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Hemophilia: A Therapeutic Revolution Underway to 'Dethrone' the Disease of Kings


Public health negotiates with pharmaceutical companies the incorporation of two gene therapies with million-dollar prices that 'cure' patients for years

A wedding, held in London on February 10, 1840, removed hemophilia from the precarious medical practices of the time and placed it at the center of high politics and international relations.

Queen Victoria of England married Prince Albert of Saxe-Coburg-Gotha on that date and, unknowingly, she introduced into the DNA of her offspring the defective gene that causes the disease by preventing blood clotting.

The nine children of the couple spread hemophilia through the monarchies of almost the entire continent, including Spain.

Despite all their power, these sagas were forced from then on to live with disabling hemorrhages and premature deaths.

Almost two centuries later, in a town near A Coruña, a security system operator has become one of the first citizens in the world to have experienced something for which many monarchs would have given half a crown: complete remission of symptoms. of hemophilia for more than three years thanks to gene therapy.

“It has been an amazing process”, exclaims Iván Torcal.

This 38-year-old man remembers his childhood as almost constant scaring.

“I have severe hemophilia.

Not only do I bleed from a small blow or the slightest cut, but they occur spontaneously in the joints: elbows, knees, ankles... They swell, they hurt, you lose mobility... You need to lead a very planned life, have a lot of Be careful, go to the hospital several times a week to get your clotting factor... If it's hard to live like this when you're older, imagine being a child.

You have parents all day on top of you, ”he ironically.

One day in August 2019, Iván went to the Complejo Hospitalario Universitario de La Coruña (CHUAC, of ​​public health) to enroll in a clinical trial.

They laid him on a stretcher and gave him an intravenous injection.

In reality, they were putting a virus modified in the laboratory that had become a kind of shuttle to deliver the healthy gene to the liver that makes it possible to correctly synthesize the coagulation factors that hemophiliacs do not have.

“It was all quite slow and calm.

They kept me under surveillance for a few hours, but since everything was going well, I was able to go home to sleep, ”she recalls.

Waking up the next day, Ivan was



The analyzes immediately showed very high levels of factor: the liver had begun to produce them as in any other person.

“After a lifetime of constant care, everything suddenly changes.

Nothing happens to you if you get hit, you can ride a bike in peace, your joints stop aching... At first it's all very strange, ”he says.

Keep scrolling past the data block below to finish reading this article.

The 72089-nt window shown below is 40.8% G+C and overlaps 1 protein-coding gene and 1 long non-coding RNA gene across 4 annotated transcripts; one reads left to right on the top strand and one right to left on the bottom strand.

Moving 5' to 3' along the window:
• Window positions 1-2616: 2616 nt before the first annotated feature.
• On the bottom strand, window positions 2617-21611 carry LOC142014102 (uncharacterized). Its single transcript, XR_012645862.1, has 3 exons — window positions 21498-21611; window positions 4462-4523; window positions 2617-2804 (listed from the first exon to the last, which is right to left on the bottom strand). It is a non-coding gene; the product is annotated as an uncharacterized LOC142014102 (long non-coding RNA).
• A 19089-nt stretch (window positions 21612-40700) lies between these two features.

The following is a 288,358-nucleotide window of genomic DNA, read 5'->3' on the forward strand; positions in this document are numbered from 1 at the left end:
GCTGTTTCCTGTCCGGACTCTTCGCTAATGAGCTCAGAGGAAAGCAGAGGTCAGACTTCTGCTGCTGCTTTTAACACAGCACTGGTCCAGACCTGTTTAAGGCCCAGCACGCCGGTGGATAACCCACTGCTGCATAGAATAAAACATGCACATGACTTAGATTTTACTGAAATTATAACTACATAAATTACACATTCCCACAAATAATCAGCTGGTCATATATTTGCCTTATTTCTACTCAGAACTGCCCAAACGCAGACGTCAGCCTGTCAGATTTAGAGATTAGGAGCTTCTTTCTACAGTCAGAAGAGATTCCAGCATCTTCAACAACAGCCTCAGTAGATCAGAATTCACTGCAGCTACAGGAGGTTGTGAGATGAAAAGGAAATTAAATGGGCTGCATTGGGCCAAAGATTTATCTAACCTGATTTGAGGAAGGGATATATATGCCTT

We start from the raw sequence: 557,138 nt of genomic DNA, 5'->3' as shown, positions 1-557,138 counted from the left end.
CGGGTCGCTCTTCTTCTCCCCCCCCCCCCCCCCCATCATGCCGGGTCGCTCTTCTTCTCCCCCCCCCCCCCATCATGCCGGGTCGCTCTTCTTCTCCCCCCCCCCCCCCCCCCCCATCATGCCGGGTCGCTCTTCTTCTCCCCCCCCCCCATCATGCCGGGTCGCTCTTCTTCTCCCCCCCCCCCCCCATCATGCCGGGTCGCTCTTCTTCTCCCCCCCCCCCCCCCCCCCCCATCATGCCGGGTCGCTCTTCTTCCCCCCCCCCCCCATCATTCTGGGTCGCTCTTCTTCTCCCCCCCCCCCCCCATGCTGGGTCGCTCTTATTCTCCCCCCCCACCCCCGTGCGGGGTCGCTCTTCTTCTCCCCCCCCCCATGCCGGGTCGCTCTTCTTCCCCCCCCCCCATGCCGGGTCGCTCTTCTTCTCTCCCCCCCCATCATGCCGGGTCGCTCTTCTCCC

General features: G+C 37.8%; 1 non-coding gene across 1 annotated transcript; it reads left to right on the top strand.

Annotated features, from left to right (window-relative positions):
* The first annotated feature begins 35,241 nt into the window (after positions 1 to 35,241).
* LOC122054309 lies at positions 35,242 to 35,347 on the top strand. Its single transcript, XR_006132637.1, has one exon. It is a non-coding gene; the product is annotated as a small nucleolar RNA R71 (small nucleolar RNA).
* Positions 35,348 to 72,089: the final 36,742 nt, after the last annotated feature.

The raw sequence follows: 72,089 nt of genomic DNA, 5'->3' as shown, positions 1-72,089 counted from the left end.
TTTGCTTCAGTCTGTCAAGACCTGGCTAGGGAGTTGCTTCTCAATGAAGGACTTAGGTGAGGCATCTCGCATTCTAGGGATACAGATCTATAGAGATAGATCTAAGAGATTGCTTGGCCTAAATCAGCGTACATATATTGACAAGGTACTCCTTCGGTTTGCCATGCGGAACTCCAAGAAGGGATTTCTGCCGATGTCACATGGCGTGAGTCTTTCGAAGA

Ivan suffers from hemophilia A, caused by a congenital deficiency in coagulation factor VIII.

Almost half of the patients suffering from this type of hemophilia develop the severe or severe form.

The rest, depending on the levels of the factor in the blood, will develop the moderate form —bleeding is caused by small blows and injuries— or mild —only with major trauma or surgery.

According to reports from the Ministry of Health, the prevalence of hemophilia A in the European Union is about six cases per 100,000 inhabitants and in Spain there are just over 2,600 affected.

Hemophilia B, caused by a deficiency in factor IX, is rarer although the disorders it causes are similar.

In Spain, according to Health, there are "about 77 people genotyped with severe hemophilia B and 50 with the moderate form, although the total number of those affected could be around 300."

There is a third type of hemophilia, C, even less common and generally much milder.

The laws of genetics are what cause it to be almost always men who suffer from the disease, explains Victor Jiménez Yuste, vice president of the Spanish Society of Hematology and Hemotherapy (SEHH) and head of the specialty service at the Hospital de La Peace (Madrid).

“The gene responsible for hemophilia A and B is on the X chromosome. Since women have two X chromosomes, they can be carriers but not develop the disease, since they still have a healthy gene.

But a female carrier has a 50% chance of passing the affected chromosome to her offspring.

In the case of men, since they only have one X chromosome [the other is Y], if they receive it, it is certain that they will be hemophiliacs, ”he explains.

Victoria Eugenia de Battenberg, granddaughter of Queen Victoria of England and wife of Alfonso XIII, introduced hemophilia into the Spanish Royal HouseHulton Archive (Getty)

This specialist describes the experience experienced by the available treatments as an "authentic revolution".

“We have advanced in a few years the same as in the previous three or four decades.

Before we only had replacement treatments of factor 8 or 9 with derivatives of donor blood.

Then recombinant drugs emerged ”, he details.

This type of drug, synthesized in the laboratory, gave patients much greater security after decades in which infections by viruses arriving through blood products were frequent.

The Spanish Federation of Hemophilia (Fedhemo) estimates that a thousand hemophiliacs died in Spain from HIV and hepatitis C in the last two decades of the 20th century.